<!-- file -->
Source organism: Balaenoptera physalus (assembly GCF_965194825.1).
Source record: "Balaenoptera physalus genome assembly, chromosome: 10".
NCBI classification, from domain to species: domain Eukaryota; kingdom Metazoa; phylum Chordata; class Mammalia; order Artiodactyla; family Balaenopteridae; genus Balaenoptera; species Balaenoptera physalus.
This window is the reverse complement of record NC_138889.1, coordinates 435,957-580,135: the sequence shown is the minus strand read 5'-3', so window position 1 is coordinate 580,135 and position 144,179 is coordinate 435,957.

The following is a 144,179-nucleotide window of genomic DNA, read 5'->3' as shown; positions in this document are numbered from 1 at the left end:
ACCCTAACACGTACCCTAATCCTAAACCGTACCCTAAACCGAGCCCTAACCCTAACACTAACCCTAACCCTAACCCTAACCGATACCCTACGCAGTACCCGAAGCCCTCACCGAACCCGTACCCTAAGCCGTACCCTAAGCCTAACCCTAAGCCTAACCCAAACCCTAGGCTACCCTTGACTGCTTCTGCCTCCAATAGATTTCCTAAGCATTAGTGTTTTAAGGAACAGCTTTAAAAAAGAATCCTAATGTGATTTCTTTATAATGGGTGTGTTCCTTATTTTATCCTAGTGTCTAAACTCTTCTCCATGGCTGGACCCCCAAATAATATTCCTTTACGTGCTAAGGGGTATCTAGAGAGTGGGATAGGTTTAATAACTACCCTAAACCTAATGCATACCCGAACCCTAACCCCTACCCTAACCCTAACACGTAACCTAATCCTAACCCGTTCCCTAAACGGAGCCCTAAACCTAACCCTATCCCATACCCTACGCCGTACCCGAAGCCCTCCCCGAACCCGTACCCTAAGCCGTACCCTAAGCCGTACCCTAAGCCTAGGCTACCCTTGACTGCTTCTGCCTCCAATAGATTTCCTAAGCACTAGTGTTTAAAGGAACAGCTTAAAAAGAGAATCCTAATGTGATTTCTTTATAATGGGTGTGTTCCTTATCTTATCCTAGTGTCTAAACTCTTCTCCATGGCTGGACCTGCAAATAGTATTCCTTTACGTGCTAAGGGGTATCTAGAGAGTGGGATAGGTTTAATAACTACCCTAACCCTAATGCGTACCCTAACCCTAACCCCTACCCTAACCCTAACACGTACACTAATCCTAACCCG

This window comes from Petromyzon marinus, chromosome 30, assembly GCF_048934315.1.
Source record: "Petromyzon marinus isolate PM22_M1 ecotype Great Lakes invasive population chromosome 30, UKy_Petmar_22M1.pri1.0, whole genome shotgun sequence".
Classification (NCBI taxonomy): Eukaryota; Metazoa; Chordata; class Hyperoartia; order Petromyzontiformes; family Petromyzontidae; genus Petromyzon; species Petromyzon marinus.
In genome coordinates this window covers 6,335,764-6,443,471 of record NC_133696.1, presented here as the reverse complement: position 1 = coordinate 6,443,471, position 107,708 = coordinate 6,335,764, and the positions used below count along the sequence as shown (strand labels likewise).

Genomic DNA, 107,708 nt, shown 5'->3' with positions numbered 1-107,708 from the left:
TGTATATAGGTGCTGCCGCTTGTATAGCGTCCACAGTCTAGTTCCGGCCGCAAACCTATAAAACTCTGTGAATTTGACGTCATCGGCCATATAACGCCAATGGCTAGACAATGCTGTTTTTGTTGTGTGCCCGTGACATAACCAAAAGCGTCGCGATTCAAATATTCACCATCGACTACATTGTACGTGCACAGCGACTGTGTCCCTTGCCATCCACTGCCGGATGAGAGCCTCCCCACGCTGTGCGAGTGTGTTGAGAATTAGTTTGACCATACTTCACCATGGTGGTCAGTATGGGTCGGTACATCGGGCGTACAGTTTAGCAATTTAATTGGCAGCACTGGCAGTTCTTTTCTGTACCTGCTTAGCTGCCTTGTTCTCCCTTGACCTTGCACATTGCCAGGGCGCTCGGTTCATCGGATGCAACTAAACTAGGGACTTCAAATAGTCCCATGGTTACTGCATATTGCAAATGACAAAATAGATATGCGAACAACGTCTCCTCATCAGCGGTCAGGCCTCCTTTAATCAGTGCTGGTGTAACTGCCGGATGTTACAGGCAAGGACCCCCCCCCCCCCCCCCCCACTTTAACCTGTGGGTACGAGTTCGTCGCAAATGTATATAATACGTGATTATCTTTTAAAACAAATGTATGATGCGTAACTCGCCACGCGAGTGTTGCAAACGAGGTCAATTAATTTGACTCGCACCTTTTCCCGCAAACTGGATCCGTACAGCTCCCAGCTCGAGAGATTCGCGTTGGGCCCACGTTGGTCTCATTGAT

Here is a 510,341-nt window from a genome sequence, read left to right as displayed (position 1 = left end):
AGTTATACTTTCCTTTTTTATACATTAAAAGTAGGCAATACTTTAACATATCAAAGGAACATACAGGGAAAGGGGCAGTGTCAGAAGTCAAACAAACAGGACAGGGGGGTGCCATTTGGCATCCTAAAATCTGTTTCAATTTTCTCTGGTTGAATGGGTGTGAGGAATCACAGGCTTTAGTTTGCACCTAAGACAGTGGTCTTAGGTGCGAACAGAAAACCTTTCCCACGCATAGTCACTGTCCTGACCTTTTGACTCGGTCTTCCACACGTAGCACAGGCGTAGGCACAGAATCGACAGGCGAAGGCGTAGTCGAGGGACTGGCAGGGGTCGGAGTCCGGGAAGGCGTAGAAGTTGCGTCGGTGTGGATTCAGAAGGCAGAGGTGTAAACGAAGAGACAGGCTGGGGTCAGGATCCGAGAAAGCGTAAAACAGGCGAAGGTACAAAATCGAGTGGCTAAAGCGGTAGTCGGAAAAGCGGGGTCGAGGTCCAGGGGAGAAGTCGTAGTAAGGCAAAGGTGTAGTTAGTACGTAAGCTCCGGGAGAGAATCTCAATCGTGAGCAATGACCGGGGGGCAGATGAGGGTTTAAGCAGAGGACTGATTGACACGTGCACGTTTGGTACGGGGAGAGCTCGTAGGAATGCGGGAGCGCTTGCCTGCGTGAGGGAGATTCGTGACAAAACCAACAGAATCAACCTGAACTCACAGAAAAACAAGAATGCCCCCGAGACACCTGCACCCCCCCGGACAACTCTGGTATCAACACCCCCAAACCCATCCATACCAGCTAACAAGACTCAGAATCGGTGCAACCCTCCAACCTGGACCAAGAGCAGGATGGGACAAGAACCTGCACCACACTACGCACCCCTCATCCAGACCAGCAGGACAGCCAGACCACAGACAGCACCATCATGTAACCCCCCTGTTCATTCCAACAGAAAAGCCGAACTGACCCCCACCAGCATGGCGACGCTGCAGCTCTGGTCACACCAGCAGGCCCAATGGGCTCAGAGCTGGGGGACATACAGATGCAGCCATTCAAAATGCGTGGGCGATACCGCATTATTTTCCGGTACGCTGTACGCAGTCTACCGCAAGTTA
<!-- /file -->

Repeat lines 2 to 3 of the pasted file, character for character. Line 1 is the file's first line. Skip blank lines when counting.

Source record: "Balaenoptera physalus genome assembly, chromosome: 10".
NCBI classification, from domain to species: domain Eukaryota; kingdom Metazoa; phylum Chordata; class Mammalia; order Artiodactyla; family Balaenopteridae; genus Balaenoptera; species Balaenoptera physalus.